At the beginning of the year when I was making my new year’s resolutions I decided to read less science fiction in 2010 and more brand new non-fiction.  Because I’m in these book clubs I’m still cranking through the SF.  But I am learning something from reading so much science fiction, and that’s that I prefer the newer stuff.  I went through a nostalgia period for my old favorite SF, but I’m really digging the new stuff more. 

It’s great to be in the two classic SF book clubs and talk with other people my own age about our life-long love of science fiction.  However, I’m learning that there is a style of writing in the books from 1950-1975 that they like and I don’t.  There’s a lot to be learn from being in four book clubs.  Look at the July books we’re reading:

  • The Dragon Masters (1963) by Jack Vance
  • The Dispossessed (1974) by Ursula K. Le Guin
  • A Fire Upon the Deep (1992) by Vernor Vinge
  • Permutation City (1994) by Greg Egan 

That’s quite a snapshot of science fiction evolution.  They all deal with the far future of humanity, but each shows such vividly different views.  What’s really fascinating is the impact of computers on the last two stories.  The Dragon Masters is almost primitive in its ideas compared to the others with its future feudal society and medieval warfare between genetic monsters.  And it’s funny how A Fire Upon the Deep was influenced by the now archaic Usenet internet technology that was so exciting before the world wide web covered the Earth.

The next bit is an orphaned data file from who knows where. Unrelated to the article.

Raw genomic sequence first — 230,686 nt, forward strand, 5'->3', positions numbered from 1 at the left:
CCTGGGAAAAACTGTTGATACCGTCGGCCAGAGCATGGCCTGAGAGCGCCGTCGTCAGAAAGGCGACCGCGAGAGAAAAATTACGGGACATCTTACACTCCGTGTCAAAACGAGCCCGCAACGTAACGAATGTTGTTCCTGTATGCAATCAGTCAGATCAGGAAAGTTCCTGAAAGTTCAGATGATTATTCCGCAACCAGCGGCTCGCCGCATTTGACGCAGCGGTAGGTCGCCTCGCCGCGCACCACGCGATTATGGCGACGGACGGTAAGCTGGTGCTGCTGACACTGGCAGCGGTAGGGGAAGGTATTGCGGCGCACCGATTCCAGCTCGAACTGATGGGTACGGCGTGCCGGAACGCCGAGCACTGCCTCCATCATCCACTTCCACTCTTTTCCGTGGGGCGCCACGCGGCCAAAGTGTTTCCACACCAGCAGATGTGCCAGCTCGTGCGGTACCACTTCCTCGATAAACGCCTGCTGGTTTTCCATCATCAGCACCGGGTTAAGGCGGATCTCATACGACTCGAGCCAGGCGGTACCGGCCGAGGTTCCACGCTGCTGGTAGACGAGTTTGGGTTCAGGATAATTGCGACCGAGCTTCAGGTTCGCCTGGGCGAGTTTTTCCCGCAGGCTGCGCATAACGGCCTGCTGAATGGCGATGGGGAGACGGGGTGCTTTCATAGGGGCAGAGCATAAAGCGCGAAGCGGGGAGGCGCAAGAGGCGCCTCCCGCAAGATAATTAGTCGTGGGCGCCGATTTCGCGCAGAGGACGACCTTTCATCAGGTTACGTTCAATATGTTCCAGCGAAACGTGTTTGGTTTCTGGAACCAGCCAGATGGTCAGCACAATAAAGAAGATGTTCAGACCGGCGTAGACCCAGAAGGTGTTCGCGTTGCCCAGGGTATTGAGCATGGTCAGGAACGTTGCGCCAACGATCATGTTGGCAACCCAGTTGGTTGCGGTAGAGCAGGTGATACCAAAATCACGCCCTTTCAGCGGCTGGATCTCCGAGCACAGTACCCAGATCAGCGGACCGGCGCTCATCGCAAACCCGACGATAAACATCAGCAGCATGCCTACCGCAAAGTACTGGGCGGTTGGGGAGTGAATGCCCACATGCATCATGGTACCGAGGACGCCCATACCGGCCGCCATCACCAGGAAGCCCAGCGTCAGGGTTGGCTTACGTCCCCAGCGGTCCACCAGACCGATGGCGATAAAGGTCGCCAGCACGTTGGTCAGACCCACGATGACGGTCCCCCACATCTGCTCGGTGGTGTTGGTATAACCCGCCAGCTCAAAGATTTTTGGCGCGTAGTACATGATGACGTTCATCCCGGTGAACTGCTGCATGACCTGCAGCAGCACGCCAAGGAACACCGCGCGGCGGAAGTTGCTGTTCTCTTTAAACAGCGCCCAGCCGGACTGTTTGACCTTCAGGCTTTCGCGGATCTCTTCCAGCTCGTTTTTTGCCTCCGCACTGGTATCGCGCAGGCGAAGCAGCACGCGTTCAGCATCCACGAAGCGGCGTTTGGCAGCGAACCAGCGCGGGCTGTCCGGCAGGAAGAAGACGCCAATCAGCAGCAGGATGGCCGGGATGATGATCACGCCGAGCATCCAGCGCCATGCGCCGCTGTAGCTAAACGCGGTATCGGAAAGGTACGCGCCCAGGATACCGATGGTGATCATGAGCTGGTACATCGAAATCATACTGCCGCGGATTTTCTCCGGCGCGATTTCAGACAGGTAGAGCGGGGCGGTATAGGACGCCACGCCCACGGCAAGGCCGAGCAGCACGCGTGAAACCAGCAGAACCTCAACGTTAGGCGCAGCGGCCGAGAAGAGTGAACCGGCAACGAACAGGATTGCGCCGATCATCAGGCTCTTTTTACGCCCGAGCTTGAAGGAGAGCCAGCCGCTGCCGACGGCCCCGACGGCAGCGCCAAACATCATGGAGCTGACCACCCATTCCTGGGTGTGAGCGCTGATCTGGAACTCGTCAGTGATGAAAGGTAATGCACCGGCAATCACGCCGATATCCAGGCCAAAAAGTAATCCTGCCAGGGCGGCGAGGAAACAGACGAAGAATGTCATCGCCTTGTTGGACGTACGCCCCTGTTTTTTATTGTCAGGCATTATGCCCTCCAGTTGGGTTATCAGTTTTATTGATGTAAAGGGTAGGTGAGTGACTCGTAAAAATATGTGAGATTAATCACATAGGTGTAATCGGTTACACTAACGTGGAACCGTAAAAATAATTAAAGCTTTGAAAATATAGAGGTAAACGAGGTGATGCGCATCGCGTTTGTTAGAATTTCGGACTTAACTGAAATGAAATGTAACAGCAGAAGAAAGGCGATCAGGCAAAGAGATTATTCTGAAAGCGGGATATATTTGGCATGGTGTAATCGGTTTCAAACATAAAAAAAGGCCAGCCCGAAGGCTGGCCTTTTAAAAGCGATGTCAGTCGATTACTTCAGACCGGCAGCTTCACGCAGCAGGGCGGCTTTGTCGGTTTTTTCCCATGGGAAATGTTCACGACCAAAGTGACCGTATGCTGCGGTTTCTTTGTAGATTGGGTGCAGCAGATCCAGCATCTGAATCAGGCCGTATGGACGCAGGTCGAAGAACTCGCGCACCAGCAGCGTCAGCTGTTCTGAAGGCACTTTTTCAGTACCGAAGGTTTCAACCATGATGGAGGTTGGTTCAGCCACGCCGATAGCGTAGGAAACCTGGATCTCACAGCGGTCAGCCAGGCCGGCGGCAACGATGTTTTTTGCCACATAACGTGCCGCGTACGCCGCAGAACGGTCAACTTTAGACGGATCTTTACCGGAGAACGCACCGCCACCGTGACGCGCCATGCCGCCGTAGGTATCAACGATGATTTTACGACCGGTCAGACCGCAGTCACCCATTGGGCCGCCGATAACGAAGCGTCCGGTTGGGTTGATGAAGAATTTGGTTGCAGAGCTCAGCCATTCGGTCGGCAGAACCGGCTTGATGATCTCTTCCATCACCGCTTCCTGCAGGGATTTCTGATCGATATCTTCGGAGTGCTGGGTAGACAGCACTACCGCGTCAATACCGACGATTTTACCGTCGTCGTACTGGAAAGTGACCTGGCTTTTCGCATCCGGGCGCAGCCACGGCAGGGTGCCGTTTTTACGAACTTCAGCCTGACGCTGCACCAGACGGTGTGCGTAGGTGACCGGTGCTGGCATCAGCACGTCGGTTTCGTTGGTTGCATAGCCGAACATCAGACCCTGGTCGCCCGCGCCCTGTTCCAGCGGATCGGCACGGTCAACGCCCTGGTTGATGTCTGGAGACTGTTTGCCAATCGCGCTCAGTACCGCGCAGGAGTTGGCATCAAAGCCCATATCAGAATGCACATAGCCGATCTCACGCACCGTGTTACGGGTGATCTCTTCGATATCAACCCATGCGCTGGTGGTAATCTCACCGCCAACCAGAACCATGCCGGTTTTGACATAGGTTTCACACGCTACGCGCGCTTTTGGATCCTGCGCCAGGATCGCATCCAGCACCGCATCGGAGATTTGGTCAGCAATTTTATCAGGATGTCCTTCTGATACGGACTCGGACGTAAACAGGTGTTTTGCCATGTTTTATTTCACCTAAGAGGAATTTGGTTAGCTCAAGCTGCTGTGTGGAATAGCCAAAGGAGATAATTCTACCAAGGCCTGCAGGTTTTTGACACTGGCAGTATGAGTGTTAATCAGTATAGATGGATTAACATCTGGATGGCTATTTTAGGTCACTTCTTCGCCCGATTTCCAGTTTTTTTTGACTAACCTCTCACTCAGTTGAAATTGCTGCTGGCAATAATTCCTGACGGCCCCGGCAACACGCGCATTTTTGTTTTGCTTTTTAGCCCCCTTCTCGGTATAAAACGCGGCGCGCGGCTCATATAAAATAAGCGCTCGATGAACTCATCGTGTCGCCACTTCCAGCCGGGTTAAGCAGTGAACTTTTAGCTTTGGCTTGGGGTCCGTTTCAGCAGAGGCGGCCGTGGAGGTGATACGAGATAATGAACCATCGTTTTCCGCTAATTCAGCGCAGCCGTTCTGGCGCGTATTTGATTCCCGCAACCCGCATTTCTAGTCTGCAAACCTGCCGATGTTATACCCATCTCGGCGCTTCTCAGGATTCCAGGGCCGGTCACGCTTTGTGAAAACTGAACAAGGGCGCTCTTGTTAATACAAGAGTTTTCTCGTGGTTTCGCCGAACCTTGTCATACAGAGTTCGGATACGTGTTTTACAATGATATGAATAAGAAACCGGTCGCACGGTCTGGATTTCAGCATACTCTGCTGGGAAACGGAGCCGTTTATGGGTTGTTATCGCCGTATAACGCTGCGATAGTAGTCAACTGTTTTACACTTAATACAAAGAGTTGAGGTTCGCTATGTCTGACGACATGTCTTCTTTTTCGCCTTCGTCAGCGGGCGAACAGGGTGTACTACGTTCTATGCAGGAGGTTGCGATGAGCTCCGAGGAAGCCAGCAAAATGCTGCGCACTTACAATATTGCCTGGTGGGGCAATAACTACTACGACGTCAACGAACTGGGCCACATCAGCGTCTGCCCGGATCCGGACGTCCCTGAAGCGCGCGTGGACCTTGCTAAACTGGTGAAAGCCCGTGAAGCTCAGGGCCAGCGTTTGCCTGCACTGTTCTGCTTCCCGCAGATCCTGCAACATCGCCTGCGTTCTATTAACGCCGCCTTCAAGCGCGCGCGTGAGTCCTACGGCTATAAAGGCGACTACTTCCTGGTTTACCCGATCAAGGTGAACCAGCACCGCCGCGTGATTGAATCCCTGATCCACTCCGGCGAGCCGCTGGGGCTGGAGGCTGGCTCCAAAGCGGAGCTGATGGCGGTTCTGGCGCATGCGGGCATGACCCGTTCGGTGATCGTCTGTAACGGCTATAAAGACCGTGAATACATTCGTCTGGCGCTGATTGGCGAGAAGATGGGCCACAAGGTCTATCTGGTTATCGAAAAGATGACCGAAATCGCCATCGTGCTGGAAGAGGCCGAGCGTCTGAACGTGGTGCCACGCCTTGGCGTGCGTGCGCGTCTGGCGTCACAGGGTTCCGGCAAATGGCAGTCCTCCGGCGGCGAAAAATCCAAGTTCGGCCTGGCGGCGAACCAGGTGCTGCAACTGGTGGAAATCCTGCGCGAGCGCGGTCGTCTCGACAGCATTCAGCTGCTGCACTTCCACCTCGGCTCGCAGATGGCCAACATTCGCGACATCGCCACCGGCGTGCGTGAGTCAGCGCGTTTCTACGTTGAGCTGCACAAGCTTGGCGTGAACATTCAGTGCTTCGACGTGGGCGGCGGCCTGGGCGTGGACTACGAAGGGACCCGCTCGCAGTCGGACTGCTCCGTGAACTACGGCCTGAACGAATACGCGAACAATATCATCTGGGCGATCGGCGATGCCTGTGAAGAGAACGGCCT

Science fiction has many dimensions, and many reasons for people to take up reading it, but I’m finding what I like best about science fiction is surfing the cutting edge of ideas.  I love both the science fictional speculation and the evolution of writing styles.

JWH – 7/8/10

12 thoughts on “Online Science Fiction Book Clubs”

  1. Speaking from experience I’d say both the Modern Science Fiction Group and the Classic Science Fiction Group have been great with the about 10 active members we have right now. The discussions are always excellent.

    However, I think both of us just feel like there could and should be even more active members.

    But the health of the Boards is like the health of a church or a restaurant, if you aren’t getting new members/patrons, you’re not going to survive indefinitely.

    The Blog and the Facebook are an interesting experiment to see how people are communicating. I think Yahoo in general is on the decline, while Facebook is on the rise, but the Yahoo board still has better functionality for discussion.

    If any given group picks up even 5 new solid participating members I’d say the effort will be a great success.

  2. I haven’t commented much lately on your blogs, but I read them faithfully. Keep up the good work, Jim!